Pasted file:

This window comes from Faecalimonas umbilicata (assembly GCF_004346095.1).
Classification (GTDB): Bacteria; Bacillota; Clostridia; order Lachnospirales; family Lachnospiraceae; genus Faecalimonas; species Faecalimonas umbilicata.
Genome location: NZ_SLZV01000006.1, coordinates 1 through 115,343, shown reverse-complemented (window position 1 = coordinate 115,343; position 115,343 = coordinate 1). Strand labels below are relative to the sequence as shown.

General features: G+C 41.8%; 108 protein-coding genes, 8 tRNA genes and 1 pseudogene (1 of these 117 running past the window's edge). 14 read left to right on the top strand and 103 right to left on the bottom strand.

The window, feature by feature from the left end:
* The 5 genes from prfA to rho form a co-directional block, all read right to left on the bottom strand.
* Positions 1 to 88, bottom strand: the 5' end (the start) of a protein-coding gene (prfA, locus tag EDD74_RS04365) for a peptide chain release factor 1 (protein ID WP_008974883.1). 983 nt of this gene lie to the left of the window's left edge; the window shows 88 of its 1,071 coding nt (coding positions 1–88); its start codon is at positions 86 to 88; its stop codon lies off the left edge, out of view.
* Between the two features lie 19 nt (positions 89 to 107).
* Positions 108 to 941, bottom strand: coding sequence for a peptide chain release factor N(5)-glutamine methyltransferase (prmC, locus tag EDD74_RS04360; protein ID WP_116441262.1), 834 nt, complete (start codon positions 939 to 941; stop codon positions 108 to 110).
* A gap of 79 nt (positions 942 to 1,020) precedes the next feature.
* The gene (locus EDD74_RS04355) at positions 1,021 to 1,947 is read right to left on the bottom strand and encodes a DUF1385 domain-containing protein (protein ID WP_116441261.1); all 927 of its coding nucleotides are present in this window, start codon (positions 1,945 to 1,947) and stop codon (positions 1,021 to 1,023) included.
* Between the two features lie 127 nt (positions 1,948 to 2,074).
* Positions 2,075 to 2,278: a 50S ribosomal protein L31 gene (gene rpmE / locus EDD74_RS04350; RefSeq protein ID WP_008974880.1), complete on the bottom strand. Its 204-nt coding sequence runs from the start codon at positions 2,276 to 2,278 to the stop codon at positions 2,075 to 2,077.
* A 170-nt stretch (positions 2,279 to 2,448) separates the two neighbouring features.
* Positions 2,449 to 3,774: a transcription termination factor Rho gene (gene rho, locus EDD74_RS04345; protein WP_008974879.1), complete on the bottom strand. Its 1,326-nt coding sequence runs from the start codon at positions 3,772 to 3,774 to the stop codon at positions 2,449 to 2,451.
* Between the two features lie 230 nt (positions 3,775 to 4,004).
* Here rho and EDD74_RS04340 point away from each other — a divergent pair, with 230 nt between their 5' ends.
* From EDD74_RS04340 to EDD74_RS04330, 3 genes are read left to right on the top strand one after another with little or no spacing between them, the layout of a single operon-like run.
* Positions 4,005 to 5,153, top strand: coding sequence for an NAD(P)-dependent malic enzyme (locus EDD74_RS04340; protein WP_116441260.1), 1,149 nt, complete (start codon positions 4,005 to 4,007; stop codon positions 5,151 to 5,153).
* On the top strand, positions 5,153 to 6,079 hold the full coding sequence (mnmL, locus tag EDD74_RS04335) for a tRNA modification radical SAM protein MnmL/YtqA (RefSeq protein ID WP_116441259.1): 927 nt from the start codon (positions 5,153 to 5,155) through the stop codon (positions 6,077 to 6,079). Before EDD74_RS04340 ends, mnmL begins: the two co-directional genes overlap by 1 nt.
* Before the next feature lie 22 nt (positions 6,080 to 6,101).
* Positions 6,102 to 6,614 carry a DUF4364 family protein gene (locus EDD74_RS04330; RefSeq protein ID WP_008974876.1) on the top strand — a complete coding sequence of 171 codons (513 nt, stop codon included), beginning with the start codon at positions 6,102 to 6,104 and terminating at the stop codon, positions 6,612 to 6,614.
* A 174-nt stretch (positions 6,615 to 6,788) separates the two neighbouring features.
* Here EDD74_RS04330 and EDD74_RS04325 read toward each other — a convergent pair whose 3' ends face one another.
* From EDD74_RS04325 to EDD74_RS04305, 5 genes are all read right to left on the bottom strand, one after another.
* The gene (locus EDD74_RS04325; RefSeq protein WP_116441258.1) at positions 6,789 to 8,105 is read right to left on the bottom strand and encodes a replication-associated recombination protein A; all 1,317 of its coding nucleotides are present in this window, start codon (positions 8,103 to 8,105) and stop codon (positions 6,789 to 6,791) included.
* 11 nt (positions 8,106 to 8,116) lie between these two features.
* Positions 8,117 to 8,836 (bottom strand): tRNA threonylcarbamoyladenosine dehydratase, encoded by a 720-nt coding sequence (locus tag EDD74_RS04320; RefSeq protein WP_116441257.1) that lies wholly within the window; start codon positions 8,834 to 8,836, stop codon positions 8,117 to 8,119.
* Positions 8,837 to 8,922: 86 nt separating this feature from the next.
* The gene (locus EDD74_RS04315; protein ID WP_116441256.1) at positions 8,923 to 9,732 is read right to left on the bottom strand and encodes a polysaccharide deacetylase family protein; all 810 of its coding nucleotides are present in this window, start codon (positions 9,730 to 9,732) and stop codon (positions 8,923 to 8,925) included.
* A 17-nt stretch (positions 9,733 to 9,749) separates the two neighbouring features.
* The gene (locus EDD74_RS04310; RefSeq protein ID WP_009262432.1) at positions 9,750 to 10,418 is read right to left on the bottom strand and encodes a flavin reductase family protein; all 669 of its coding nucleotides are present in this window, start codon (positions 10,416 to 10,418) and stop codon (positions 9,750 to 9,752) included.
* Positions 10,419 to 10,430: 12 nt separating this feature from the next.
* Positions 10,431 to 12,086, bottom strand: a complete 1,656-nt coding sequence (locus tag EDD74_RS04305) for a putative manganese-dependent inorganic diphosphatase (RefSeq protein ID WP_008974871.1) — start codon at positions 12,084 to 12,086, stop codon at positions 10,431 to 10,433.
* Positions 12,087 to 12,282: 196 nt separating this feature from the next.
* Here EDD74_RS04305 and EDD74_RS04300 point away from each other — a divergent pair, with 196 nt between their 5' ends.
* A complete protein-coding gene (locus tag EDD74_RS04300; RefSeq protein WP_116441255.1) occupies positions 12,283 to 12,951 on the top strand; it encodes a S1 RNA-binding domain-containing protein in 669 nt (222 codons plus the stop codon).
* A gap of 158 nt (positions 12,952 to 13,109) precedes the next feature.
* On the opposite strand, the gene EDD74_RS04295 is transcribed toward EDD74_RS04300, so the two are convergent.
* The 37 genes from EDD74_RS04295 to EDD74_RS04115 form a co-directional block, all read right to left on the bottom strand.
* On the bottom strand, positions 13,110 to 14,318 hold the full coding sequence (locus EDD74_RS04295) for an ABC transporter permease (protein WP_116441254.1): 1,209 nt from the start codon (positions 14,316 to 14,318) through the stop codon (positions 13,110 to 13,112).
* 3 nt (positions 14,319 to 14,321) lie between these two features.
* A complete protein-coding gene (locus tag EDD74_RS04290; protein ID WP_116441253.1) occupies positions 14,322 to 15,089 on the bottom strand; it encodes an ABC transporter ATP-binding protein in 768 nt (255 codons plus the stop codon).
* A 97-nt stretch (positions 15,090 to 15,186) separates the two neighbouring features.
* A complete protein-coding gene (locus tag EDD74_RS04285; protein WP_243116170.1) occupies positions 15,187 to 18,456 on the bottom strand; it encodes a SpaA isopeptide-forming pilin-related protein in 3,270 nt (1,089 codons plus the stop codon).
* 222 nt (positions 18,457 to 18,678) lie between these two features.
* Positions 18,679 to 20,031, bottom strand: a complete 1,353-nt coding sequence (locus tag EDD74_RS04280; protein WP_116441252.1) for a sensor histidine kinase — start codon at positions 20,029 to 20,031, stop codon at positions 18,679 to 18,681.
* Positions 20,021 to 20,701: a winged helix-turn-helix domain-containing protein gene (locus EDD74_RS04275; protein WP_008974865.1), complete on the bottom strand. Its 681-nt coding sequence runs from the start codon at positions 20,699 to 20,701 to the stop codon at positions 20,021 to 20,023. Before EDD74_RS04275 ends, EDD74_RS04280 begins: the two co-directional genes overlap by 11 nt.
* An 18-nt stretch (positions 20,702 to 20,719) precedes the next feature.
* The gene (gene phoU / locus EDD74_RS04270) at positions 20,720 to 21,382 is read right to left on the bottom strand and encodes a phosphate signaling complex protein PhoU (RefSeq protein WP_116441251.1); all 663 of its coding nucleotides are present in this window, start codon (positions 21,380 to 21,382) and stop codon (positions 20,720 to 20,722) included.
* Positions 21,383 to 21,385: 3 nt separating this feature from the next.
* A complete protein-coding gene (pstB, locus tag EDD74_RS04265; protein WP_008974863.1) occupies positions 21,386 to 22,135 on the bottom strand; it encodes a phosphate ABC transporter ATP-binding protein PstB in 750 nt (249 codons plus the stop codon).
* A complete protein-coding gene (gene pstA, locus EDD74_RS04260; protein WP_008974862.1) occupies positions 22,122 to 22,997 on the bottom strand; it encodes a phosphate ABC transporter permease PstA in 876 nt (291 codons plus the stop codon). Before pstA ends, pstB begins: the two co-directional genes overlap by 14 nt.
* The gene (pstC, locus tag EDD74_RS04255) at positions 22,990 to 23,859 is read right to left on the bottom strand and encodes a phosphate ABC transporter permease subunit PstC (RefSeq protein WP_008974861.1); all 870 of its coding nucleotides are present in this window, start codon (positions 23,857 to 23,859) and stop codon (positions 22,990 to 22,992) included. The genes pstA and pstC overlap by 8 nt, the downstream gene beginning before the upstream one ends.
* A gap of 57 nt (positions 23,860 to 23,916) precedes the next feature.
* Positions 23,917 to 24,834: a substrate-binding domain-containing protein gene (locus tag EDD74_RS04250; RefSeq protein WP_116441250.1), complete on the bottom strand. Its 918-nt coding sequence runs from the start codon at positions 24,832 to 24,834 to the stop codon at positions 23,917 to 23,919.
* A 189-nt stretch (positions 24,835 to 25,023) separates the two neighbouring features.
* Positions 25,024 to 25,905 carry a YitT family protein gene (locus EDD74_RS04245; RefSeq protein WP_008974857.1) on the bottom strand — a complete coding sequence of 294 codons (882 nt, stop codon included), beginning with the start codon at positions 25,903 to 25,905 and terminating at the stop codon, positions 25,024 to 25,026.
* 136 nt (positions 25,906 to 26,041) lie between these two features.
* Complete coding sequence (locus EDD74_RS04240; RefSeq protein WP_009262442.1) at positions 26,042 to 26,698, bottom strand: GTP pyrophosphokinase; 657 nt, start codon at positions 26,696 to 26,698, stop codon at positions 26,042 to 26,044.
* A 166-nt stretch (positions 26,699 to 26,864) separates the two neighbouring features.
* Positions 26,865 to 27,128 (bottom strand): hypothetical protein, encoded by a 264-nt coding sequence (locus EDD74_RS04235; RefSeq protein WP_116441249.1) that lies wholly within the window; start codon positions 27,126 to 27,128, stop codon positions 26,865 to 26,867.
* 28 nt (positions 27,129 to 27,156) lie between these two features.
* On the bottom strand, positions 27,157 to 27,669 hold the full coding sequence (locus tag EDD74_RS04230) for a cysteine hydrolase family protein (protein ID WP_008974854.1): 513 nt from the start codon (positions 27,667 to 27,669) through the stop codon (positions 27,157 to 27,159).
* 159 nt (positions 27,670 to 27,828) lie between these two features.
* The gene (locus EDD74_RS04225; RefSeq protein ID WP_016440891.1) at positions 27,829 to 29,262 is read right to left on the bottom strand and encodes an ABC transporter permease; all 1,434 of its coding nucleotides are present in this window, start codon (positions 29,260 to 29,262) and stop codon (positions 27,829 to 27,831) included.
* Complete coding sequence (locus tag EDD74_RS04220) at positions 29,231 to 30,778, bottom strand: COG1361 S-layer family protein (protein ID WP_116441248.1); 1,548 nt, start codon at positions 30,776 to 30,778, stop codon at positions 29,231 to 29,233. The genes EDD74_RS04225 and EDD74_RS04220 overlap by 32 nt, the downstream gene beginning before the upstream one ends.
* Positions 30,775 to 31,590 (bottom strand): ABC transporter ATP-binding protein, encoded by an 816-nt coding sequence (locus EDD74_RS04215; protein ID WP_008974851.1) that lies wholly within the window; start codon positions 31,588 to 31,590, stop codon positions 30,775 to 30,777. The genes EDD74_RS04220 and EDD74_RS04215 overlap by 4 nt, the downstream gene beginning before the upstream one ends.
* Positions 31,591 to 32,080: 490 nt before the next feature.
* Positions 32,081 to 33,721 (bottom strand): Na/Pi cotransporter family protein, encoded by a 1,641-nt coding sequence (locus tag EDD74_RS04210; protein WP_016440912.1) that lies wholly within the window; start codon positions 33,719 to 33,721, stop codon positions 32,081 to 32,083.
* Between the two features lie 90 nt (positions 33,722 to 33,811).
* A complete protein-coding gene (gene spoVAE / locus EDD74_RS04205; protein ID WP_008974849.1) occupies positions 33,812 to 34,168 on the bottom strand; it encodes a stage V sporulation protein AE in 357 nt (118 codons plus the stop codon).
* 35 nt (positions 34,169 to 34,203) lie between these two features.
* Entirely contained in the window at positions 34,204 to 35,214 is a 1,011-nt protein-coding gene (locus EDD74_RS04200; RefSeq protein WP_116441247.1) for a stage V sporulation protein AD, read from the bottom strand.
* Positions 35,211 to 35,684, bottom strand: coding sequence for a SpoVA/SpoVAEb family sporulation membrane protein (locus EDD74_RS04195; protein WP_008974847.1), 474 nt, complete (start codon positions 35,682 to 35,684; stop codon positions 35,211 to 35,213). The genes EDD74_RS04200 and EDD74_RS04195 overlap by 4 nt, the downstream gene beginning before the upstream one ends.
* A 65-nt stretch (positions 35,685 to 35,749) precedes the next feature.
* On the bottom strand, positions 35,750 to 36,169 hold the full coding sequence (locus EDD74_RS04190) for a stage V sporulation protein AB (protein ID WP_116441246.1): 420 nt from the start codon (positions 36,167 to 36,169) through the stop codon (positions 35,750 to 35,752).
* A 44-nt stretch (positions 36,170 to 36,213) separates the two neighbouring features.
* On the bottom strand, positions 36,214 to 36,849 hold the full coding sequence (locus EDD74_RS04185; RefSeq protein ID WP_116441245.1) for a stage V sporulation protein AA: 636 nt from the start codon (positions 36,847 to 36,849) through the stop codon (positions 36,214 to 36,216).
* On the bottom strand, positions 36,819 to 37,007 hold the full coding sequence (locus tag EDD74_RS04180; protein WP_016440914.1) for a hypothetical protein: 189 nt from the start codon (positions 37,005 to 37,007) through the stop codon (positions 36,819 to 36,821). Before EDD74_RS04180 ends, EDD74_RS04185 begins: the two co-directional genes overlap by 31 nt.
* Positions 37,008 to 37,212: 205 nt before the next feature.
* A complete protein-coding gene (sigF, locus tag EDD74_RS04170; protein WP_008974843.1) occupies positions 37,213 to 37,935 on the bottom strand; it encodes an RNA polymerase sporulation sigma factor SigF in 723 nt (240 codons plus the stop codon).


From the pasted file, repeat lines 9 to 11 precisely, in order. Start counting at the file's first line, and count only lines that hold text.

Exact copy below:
* Positions 108 to 941, bottom strand: coding sequence for a peptide chain release factor N(5)-glutamine methyltransferase (prmC, locus tag EDD74_RS04360; protein ID WP_116441262.1), 834 nt, complete (start codon positions 939 to 941; stop codon positions 108 to 110).
* A gap of 79 nt (positions 942 to 1,020) precedes the next feature.
* The gene (locus EDD74_RS04355) at positions 1,021 to 1,947 is read right to left on the bottom strand and encodes a DUF1385 domain-containing protein (protein ID WP_116441261.1); all 927 of its coding nucleotides are present in this window, start codon (positions 1,945 to 1,947) and stop codon (positions 1,021 to 1,023) included.